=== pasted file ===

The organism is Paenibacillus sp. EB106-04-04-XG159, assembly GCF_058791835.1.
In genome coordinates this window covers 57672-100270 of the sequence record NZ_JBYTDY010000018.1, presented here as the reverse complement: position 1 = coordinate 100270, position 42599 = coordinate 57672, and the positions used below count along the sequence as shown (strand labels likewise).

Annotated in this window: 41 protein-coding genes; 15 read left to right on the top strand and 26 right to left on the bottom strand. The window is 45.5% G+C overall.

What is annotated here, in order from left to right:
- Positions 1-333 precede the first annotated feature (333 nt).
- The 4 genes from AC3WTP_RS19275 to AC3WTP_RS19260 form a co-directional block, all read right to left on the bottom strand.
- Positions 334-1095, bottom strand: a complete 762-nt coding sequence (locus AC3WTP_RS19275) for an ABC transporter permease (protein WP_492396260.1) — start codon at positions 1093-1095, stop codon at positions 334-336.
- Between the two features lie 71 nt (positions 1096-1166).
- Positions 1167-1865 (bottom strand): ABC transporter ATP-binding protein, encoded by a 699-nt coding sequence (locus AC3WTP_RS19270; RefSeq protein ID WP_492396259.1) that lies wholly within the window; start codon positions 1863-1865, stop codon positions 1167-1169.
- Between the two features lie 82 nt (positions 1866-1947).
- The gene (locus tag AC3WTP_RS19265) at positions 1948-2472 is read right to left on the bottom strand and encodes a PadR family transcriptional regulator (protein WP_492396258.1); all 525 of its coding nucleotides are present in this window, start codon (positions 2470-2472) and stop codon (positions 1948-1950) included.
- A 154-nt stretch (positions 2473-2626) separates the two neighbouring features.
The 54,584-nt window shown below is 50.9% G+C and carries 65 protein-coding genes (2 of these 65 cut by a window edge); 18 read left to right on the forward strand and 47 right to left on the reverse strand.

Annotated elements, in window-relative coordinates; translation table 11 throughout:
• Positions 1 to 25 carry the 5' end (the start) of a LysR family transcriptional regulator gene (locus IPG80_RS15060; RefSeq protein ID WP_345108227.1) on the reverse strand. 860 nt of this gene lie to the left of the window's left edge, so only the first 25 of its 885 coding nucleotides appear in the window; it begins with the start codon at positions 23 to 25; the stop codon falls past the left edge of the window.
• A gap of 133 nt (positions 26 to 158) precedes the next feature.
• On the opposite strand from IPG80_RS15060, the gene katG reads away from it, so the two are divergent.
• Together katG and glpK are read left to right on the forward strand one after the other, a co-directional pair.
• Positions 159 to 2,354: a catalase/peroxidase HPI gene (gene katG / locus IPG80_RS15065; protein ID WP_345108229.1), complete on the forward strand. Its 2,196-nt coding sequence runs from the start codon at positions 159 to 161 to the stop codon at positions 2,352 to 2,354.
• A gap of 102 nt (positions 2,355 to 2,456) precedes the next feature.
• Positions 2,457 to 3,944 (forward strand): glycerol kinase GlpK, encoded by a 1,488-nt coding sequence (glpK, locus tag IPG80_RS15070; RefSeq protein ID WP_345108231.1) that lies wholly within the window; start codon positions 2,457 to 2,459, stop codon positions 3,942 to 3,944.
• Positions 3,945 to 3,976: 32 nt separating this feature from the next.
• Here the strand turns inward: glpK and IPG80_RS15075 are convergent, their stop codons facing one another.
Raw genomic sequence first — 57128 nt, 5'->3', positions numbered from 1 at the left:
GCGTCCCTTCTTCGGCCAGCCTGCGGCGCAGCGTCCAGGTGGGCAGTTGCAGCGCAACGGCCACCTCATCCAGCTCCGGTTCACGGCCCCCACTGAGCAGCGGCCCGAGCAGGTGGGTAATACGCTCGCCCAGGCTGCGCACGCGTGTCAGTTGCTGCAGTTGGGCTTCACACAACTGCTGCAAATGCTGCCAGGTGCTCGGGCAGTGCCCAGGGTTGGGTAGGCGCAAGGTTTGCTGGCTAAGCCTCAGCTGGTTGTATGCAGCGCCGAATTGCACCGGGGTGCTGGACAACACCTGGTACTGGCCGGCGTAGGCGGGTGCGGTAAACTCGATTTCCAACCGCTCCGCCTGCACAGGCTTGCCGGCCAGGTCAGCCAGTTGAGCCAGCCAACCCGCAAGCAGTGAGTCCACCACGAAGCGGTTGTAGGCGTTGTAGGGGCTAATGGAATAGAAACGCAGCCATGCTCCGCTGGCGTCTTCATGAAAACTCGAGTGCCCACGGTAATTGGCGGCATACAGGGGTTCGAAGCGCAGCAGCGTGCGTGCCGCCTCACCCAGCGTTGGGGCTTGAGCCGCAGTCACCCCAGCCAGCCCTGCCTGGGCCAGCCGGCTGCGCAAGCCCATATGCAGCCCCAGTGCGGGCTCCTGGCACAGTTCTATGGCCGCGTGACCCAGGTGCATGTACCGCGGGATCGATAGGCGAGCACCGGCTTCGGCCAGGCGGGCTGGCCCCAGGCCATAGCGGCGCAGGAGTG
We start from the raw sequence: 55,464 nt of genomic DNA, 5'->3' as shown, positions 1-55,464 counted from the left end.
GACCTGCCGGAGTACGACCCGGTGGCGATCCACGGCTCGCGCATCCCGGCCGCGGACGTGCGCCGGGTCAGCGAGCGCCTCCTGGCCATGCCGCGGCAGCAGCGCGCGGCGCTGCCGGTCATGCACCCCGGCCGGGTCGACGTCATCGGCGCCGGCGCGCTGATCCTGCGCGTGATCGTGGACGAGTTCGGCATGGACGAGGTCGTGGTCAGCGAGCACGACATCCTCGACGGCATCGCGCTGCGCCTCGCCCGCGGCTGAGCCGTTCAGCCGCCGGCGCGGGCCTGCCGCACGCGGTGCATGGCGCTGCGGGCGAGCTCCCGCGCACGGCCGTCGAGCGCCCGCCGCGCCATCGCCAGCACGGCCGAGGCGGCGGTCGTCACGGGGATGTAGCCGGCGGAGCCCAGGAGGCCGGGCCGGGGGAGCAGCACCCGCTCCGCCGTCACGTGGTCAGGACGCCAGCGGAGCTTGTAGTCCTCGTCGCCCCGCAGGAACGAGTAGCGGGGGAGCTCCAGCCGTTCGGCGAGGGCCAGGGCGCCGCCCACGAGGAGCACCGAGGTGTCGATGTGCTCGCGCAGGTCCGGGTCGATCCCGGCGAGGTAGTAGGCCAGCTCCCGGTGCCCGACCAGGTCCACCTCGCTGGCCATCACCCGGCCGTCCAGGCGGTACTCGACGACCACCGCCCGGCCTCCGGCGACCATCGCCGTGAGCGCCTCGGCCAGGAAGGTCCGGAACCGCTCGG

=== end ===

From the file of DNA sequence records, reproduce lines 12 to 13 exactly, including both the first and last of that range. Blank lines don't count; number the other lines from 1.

- A 154-nt stretch (positions 2473-2626) separates the two neighbouring features.
The 54,584-nt window shown below is 50.9% G+C and carries 65 protein-coding genes (2 of these 65 cut by a window edge); 18 read left to right on the forward strand and 47 right to left on the reverse strand.